Somehow, I helped change perception in the building by the end of that night — in just four hours, fans began to think that not only did you have to buy a box of Crunch ‘n Munch, but you had to get it autographed by the Crunch ‘n Munch guy.
Over the next three years, I was featured in The Boston Herald, Boston Globe, Boston Magazine, Fox Sports New England, and ESPN SportsCenter. Conagra, the makers of Crunch ‘n Munch, flew me down to Washington, D.C., to make an appearance at a Washington Redskins game for Monday Night Football. I may have lost my voice a lot, and I did go through several thousand cough crops to sooth my aching throat each night. But I also sold a lot of Crunch ’n Munch. At my peak, I was selling — and signing — between 250 and 300 boxes per game and earning, with commission and tips, between $400 and $500 per night—an excellent living for a college kid.
There I was, utterly talentless, but using my attitude and others’ perception to generate a very healthy income.
Eventually, of course, three years later with a college degree in hand, I decided to retire as the Crunch ‘n Munch guy. But the lessons remained:
Redefine your attitude, and your job, and you can change the way people perceive you — and become virtually limitless at work.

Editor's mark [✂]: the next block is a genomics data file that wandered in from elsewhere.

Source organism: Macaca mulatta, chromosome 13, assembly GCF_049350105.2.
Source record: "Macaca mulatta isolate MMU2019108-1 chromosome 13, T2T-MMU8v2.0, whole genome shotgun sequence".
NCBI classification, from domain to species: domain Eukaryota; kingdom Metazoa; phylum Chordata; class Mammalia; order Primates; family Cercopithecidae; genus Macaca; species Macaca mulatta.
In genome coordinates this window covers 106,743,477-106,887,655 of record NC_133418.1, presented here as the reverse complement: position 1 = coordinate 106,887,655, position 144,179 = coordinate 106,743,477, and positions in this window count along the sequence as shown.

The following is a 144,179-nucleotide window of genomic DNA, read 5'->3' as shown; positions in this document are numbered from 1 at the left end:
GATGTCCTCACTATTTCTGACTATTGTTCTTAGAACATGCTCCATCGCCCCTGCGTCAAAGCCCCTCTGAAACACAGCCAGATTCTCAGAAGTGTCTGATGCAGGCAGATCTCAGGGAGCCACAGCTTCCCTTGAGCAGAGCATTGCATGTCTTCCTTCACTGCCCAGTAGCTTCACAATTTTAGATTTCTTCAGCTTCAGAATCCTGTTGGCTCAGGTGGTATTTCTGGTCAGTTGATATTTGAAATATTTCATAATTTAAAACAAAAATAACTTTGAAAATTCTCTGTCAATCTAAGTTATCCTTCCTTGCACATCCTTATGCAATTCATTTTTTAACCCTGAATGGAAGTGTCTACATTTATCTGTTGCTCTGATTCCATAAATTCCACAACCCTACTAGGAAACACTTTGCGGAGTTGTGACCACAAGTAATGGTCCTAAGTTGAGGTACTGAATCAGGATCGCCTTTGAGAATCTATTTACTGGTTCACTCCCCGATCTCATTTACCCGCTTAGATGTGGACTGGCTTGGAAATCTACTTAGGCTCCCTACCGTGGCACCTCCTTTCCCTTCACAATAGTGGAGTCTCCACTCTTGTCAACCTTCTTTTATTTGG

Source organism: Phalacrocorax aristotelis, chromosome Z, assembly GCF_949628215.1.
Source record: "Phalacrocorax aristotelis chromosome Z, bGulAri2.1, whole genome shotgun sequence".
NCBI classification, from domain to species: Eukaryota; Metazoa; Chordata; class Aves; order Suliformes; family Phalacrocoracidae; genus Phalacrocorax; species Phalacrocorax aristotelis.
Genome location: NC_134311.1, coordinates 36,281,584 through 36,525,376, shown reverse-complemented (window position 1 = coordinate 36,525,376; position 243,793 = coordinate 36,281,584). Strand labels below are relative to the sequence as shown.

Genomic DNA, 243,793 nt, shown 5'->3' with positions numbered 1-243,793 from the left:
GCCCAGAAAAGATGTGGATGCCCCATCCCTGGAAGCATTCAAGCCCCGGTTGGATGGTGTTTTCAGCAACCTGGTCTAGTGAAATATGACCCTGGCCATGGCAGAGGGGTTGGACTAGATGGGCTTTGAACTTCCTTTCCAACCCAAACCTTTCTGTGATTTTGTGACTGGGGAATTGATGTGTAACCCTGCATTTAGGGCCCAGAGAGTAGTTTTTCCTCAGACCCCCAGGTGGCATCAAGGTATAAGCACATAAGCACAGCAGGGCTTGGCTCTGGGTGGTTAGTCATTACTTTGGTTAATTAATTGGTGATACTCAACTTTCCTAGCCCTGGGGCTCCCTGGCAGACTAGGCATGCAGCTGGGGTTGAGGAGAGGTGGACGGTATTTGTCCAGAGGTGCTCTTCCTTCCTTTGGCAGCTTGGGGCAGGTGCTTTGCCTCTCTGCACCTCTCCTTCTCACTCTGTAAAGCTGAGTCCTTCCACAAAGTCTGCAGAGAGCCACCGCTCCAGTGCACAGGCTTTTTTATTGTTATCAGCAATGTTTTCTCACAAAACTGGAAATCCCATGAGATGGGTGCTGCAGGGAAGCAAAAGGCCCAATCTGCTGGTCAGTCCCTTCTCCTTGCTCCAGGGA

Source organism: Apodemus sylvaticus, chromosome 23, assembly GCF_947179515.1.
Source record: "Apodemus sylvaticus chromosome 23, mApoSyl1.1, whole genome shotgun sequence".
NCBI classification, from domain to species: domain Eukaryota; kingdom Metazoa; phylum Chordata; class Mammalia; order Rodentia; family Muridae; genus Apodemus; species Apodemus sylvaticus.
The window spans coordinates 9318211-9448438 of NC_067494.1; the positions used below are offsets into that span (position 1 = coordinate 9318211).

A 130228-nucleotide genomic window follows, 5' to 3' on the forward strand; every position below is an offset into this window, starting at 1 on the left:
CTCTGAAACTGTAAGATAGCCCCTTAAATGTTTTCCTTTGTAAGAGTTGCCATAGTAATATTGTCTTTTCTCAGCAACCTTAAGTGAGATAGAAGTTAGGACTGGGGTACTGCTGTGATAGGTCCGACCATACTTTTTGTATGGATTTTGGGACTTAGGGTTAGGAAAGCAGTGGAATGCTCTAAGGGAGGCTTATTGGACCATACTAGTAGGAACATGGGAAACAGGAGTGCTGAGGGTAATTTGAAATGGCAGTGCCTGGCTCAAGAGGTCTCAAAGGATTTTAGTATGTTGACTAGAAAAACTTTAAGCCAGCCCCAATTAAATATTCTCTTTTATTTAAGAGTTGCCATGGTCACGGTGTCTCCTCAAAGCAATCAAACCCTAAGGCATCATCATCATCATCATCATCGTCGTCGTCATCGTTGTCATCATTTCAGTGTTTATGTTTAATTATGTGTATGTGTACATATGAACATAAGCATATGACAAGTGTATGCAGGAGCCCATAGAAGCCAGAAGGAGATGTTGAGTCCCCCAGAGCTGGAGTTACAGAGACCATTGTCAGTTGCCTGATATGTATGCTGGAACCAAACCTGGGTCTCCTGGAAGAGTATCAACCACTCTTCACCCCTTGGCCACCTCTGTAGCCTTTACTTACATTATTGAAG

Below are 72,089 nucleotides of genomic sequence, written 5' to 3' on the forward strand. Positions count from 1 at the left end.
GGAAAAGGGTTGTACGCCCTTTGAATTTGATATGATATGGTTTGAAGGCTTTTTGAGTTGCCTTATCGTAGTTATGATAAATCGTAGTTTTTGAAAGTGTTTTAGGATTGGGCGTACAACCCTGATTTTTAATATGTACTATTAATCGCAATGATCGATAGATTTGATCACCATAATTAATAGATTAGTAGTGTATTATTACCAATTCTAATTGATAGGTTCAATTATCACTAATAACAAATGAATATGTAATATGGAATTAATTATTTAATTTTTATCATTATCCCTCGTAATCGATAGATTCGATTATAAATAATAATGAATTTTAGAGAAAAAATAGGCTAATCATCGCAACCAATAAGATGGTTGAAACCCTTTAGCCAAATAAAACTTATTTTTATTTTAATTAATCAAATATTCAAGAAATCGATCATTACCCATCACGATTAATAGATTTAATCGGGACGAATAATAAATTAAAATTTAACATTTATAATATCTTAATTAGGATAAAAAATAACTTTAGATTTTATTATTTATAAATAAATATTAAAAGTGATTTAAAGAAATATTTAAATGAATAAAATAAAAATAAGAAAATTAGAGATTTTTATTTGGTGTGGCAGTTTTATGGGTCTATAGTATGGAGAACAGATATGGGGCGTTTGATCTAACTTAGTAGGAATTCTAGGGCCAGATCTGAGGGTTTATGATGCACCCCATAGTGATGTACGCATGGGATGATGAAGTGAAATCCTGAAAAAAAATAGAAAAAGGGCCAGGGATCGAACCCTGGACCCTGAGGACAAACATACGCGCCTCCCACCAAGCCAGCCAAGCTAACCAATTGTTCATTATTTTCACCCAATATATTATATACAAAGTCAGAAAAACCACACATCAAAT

There are many examples of people “giving themselves a promotion” at work and thereby changing people’s perception:
There’s the salesperson who becomes an expert consultant and whose customers come to him for help — driving sales through the roof. As my friend Mark Roberge says, patients don’t question their doctors when they write them a prescription — and a good salesperson can similarly change his prospect’s perception of him, earn trust, and generate tons of sales.
There’s the marketing assistant who becomes a thought leader by reading countless books and industry articles and then writing for the company blog. Write well and often, and you will quickly change the perception of those around you.
There’s the intern who works tirelessly to solve company problems and quickly not only gets noticed, but becomes indispensable. You can think of yourself as an intern, or as someone there to make a difference, regardless of your pay grade.
There’s the small business owner who becomes a spokesperson for her industry by doing media appearances and writing — creating the impression of having a bigger business — and soon, actually growing a much bigger business. Television appearances have a way of quickly changing people’s perception of you.
No matter what your job title is, you can get creative, choose to see your role differently, take on new tasks, and make a huge positive impression on customers, prospects, colleagues, and bosses.
You can change your attitude and quickly change other people’s perception of you. And perception is reality.
What are you waiting for? Create a new reality for yourself today.
By the way, 17 years, two businesses, a wife and two children later, I’ve long since retired the Crunch ‘n Munch guy dance, and thankfully, I don’t think any video of it exists online. But I’m still happy to tell you and anyone who asks: YOU RULE!
Photos from top: Justin Ide; Bill Swersey